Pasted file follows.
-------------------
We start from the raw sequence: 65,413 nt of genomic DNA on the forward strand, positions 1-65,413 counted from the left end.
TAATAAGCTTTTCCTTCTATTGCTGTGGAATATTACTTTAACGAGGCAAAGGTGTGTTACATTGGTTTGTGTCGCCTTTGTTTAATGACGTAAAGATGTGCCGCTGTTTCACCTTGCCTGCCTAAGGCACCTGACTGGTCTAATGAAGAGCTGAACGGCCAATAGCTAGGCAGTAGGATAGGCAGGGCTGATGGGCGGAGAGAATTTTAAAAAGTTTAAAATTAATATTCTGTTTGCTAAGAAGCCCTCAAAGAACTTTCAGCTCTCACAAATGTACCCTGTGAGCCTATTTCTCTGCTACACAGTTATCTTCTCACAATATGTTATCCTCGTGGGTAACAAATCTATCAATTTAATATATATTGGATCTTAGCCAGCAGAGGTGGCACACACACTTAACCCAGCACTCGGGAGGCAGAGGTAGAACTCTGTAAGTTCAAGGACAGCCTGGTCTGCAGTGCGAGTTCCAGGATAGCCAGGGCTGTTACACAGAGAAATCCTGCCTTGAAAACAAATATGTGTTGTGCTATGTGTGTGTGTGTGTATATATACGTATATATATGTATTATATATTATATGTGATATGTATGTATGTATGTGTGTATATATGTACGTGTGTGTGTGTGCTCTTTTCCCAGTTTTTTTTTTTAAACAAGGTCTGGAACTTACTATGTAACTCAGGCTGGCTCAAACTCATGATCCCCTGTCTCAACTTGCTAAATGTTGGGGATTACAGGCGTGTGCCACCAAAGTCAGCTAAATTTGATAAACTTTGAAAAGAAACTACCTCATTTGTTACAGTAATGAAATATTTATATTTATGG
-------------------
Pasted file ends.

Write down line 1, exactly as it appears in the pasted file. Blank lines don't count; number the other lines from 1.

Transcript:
We start from the raw sequence: 65,413 nt of genomic DNA on the forward strand, positions 1-65,413 counted from the left end.